The Frau Erica Project
Muellers in America:
The first 155 years

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The Recipes


Section header for Frauenfleiß (Women’s work), page 509 of Die Abendschule for 1921. This issue carried an extensive obituary of Frau Erica, most likely written by her daughter and editorial successor Dora (Dodo) Knief.

Biskuit oder Schwammkuchen

Sponge Cake (a.k.a., Eierschwer)
Mueller weddings and other ceremonial gatherings were never complete without a dense yellow sponge cake, often served with berries or other fruit. The Muellers called it “Eierschwer” (egg-heavy) because the recipe listed its ingredients based on the exact weight of the eggs. There were variations (eight eggs rather than 10), but the ingredients were always the same, always in exact proportion, and came with the strict instruction: Stir it in the same direction. This is the original from Frau Erica’s Deutsch-Amerikanisches Kochbuch.

Biskuit oder Schwammkuchen

10 Eier schwer feingesiebter Zucker
5 Eier schwer Mehl
10 frische Eier
Rinde und Zaft einer Zitrone

Sponge Cake (Eierschwer)

Sifted sugar, the weight of 10 eggs
Flour, the weight of 5 eggs
10 fresh eggs [yolks and whites separated]
Grated peel and juice of one lemon

Nachdem man alles richtig abgewogen, rührt man die Eidotter mit dem Zucker 3/4–1 Stunde (immer nach derselben Richtung), giebt darnach abwechselnd das gesiebte Mehl und das zu steifem Schnee geschlagene Weiße von 10 Eiern, sowie obiges Gewürz hinein und backt den Kuchen in einer gebutterten und mit Mehl ausgestäubten Form von 3/4–1 1/4 Stunden in einem maßig heißen Ofen.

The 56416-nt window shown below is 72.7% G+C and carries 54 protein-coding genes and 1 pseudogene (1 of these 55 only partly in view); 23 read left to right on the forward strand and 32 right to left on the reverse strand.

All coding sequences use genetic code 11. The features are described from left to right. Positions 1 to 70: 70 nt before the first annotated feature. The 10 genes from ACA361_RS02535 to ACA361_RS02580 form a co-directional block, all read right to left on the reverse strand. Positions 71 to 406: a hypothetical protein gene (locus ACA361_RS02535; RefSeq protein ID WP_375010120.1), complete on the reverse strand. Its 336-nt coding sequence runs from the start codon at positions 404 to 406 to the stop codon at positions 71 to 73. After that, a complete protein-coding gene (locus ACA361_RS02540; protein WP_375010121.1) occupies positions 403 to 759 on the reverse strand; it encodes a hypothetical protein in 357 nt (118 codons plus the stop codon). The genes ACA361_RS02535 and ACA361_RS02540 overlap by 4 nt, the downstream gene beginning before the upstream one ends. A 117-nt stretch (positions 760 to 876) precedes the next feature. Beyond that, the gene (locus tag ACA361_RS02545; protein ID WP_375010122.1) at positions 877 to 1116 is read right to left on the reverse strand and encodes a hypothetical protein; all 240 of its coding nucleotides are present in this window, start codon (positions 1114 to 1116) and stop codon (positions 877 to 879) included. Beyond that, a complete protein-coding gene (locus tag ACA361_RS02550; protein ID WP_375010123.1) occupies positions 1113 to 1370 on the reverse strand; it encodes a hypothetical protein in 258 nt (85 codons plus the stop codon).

After weighing everything out, stir the egg yolks and sugar for 45 minutes to an hour (always in the same direction). Add the sifted flour alternately with the egg whites, which have been beaten to a stiff snow, and add the lemon juice and grated peel. Bake the cake in a buttered and flour-dusted pan in a medium-hot oven for 45 minutes to an hour and 15 minutes.

Modern bakers would like just a bit more detail than Frau Erica provided — and perhaps a slightly smaller cake for today’s smaller families. Frieda E. Mueller, daughter of Frau Erica’s son Rev. Ernst Mueller, offered the following version of her grandmother’s original recipe. Frieda baked it in an angelfood pan with a central tube. The crust she mentions was always a favorite feature.


8 eggs
sifted white sugar
sifted all-purpose flour
grated rind and juice of one lemon
1/8 tsp. cream of tartar

Preheat oven to 350°. Butter an angelfood tube pan and dust it with flour.

Weigh, then crack and separate the eggs into good-size bowls. Weigh out an amount of sifted sugar equal to the weight of the eggs and add it to the egg yolks. Then weigh out an amount of sifted flour equal to half the weight of the eggs and set it aside.

Stir the egg yolks and sugar in one direction. Continue stirring until the sugar crystals are no longer discernible. Add the grated lemon rind and juice.

Beat the egg whites with the cream of tartar until a stiff snow forms.

Using a gentle folding motion, add the flour and the beaten egg whites alternately into the yolk and sugar mixture, about a third of each at a time.

Pour the batter into the tube pan and bake at 350° for 45 minutes to an hour. Test it with a broom straw or cake tester. The cake will have a crust on top.